As an unemployed nursing graduate, I miss being in a clinical setting and am eager to return. I often feel like I’m not a real nurse since I’m not working. I want to work but don’t qualify for many RN jobs since I’m a recent graduate who hasn’t worked in an acute setting. I want a new grad position so I can get proper training as a novice nurse. However, I don’t want a new grad position doing any type of nursing in any setting. I am a second-career nurse. I evaluated my skills and desires to change careers, and I know I want to work in a specialty. I want to either start in that specialty or start in a role with a clear path leading me to it. I’m older, and I don’t want to waste time. I’m willing to wait a little while for a good opportunity for myself instead of broadly applying to jobs I don’t want.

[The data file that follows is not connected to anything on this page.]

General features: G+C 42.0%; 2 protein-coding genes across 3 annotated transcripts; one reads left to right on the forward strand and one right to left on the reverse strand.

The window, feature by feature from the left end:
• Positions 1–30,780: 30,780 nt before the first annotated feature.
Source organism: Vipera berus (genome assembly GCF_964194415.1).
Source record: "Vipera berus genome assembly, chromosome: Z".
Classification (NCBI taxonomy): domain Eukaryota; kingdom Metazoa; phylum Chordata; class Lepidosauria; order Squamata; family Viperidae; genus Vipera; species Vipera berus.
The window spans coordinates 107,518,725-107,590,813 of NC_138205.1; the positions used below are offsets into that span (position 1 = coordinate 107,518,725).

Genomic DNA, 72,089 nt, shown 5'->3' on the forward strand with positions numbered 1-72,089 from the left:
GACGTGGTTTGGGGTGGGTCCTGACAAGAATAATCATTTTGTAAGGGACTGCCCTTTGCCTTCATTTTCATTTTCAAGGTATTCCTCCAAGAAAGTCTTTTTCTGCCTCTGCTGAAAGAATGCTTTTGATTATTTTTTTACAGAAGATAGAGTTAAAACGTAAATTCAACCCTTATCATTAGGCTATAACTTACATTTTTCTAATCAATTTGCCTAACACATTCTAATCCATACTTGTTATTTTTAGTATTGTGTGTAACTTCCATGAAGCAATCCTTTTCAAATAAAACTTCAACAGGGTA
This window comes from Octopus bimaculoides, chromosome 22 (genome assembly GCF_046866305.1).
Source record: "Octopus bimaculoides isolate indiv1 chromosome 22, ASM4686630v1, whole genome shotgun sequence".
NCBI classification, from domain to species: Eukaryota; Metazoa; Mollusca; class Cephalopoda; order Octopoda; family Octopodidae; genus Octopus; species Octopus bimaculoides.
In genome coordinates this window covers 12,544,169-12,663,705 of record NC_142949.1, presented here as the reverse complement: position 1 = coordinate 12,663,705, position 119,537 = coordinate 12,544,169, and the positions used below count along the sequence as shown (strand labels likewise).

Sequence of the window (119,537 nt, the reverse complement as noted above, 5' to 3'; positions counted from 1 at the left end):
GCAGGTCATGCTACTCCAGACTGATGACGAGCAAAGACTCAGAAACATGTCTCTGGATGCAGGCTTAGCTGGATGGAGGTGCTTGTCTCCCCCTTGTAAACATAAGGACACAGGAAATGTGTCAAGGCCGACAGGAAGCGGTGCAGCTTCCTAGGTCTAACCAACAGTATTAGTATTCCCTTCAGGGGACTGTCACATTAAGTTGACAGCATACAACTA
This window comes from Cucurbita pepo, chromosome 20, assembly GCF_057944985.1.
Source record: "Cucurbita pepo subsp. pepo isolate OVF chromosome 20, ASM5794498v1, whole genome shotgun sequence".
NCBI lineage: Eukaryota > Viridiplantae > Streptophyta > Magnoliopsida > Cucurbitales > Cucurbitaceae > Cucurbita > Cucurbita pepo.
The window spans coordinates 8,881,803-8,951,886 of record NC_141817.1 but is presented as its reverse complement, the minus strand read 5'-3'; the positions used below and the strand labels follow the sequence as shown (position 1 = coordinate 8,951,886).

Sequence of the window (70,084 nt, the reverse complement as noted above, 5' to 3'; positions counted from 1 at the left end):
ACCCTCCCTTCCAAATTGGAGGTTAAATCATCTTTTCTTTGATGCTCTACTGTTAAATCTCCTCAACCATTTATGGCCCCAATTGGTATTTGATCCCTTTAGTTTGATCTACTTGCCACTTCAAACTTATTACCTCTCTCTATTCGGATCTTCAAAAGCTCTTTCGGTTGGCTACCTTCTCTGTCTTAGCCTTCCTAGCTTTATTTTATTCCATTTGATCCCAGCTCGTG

While I wait for my first RN job, I am preparing myself for my career. I studied and took certification courses for PALS (pediatric advanced life support) and NRP (neonatal resuscitation program). I reached out to early-career and mid-career nurses to ask them about new grad programs and what it’s like to work in various hospitals. I revised and had people review my resume. I targeted specific people for recommendations for different job applications.

Even though I’m unemployed, I know I’ve done and continue to do what I can to prepare for my nursing career. Knowing how to delay gratification and wait for things allows me to enjoy my free time. I’m satisfied with the work I put in during school and after graduation. I don’t feel guilty when I take breaks from studying for certifications or job hunting; I genuinely enjoy myself. I get to explore Los Angeles and venture into areas I hadn’t seen before or finally watch shows I put off watching. The pandemic has put travel plans and trips to visit family and friends on hold, but I’m willing to wait for it. I can have fun doing other things while I wait to get a job (#funemployment).